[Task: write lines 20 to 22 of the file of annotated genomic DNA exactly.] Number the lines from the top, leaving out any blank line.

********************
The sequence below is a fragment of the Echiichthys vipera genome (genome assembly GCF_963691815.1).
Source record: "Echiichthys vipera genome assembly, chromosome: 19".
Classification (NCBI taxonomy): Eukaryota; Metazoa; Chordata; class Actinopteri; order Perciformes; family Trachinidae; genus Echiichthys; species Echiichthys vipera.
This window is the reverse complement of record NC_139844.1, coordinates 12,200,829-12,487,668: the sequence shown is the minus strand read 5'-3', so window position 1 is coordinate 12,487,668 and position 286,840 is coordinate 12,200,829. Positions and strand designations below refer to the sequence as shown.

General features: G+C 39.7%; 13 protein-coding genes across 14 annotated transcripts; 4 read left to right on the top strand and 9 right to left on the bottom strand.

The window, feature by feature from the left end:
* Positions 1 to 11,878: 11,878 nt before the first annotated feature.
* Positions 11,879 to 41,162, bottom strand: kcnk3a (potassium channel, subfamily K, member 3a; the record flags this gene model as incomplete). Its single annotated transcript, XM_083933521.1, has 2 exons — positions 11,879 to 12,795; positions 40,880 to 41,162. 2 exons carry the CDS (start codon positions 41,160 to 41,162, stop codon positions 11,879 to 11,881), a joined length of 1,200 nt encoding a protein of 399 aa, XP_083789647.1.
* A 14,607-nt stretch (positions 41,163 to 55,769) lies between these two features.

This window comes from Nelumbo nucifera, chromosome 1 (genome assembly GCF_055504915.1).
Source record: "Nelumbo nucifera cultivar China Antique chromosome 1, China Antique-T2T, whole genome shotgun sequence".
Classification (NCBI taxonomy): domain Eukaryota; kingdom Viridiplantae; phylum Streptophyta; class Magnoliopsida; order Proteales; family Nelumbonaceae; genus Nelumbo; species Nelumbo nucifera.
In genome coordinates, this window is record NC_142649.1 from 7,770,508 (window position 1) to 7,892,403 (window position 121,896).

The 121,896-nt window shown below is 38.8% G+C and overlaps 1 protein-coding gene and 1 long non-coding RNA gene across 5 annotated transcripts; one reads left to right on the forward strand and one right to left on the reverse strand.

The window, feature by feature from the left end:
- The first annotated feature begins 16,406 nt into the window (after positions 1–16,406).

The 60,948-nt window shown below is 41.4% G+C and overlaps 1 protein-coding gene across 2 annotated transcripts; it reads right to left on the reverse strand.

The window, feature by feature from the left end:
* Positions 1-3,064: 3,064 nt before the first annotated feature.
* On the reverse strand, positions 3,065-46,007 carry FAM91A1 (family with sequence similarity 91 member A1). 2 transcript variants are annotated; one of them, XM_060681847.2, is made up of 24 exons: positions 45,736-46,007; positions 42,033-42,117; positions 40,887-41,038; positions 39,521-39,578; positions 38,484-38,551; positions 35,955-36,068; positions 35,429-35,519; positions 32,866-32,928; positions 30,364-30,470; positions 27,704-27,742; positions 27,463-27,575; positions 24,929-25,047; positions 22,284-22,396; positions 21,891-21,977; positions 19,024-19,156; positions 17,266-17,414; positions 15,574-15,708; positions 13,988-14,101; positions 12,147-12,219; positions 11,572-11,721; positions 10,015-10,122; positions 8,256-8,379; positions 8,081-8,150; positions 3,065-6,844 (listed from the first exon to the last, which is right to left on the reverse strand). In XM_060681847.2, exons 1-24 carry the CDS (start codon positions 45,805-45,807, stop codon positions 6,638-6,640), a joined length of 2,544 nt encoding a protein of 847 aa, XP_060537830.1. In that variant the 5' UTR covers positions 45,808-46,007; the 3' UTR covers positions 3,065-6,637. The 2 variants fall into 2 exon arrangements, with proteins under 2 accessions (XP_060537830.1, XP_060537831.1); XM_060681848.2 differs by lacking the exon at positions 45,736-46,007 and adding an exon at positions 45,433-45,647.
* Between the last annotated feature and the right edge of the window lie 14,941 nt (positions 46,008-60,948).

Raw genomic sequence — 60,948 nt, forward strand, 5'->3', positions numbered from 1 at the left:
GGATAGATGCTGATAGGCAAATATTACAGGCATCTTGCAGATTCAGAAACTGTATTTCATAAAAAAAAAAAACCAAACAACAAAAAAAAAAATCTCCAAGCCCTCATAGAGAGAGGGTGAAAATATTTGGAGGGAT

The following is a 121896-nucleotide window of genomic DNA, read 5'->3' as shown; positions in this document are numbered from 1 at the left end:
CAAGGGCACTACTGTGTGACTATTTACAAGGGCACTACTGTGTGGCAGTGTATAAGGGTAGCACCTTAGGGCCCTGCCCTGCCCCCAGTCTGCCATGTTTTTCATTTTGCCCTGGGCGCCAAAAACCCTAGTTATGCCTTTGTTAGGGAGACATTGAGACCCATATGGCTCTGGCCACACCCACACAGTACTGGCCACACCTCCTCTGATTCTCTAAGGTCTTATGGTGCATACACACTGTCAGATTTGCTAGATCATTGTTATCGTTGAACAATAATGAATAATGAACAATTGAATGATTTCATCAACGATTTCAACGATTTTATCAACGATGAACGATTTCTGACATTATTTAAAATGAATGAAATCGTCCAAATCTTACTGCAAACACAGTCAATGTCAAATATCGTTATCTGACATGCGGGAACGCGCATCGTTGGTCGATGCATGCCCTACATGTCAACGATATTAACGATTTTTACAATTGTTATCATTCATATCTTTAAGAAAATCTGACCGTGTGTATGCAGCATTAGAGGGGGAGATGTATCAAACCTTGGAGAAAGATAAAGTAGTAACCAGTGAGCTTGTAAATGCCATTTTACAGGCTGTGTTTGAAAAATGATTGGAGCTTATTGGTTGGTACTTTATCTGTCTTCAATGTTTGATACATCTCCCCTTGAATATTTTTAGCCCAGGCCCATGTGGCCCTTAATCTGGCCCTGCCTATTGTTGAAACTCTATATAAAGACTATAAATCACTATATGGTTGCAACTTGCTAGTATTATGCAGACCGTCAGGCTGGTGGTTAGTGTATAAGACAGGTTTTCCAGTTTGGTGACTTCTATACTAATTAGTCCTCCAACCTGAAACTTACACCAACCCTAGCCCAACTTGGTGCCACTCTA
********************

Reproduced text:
* On the reverse strand, positions 3,065-46,007 carry FAM91A1 (family with sequence similarity 91 member A1). 2 transcript variants are annotated; one of them, XM_060681847.2, is made up of 24 exons: positions 45,736-46,007; positions 42,033-42,117; positions 40,887-41,038; positions 39,521-39,578; positions 38,484-38,551; positions 35,955-36,068; positions 35,429-35,519; positions 32,866-32,928; positions 30,364-30,470; positions 27,704-27,742; positions 27,463-27,575; positions 24,929-25,047; positions 22,284-22,396; positions 21,891-21,977; positions 19,024-19,156; positions 17,266-17,414; positions 15,574-15,708; positions 13,988-14,101; positions 12,147-12,219; positions 11,572-11,721; positions 10,015-10,122; positions 8,256-8,379; positions 8,081-8,150; positions 3,065-6,844 (listed from the first exon to the last, which is right to left on the reverse strand). In XM_060681847.2, exons 1-24 carry the CDS (start codon positions 45,805-45,807, stop codon positions 6,638-6,640), a joined length of 2,544 nt encoding a protein of 847 aa, XP_060537830.1. In that variant the 5' UTR covers positions 45,808-46,007; the 3' UTR covers positions 3,065-6,637. The 2 variants fall into 2 exon arrangements, with proteins under 2 accessions (XP_060537830.1, XP_060537831.1); XM_060681848.2 differs by lacking the exon at positions 45,736-46,007 and adding an exon at positions 45,433-45,647.
* Between the last annotated feature and the right edge of the window lie 14,941 nt (positions 46,008-60,948).

Raw genomic sequence — 60,948 nt, forward strand, 5'->3', positions numbered from 1 at the left: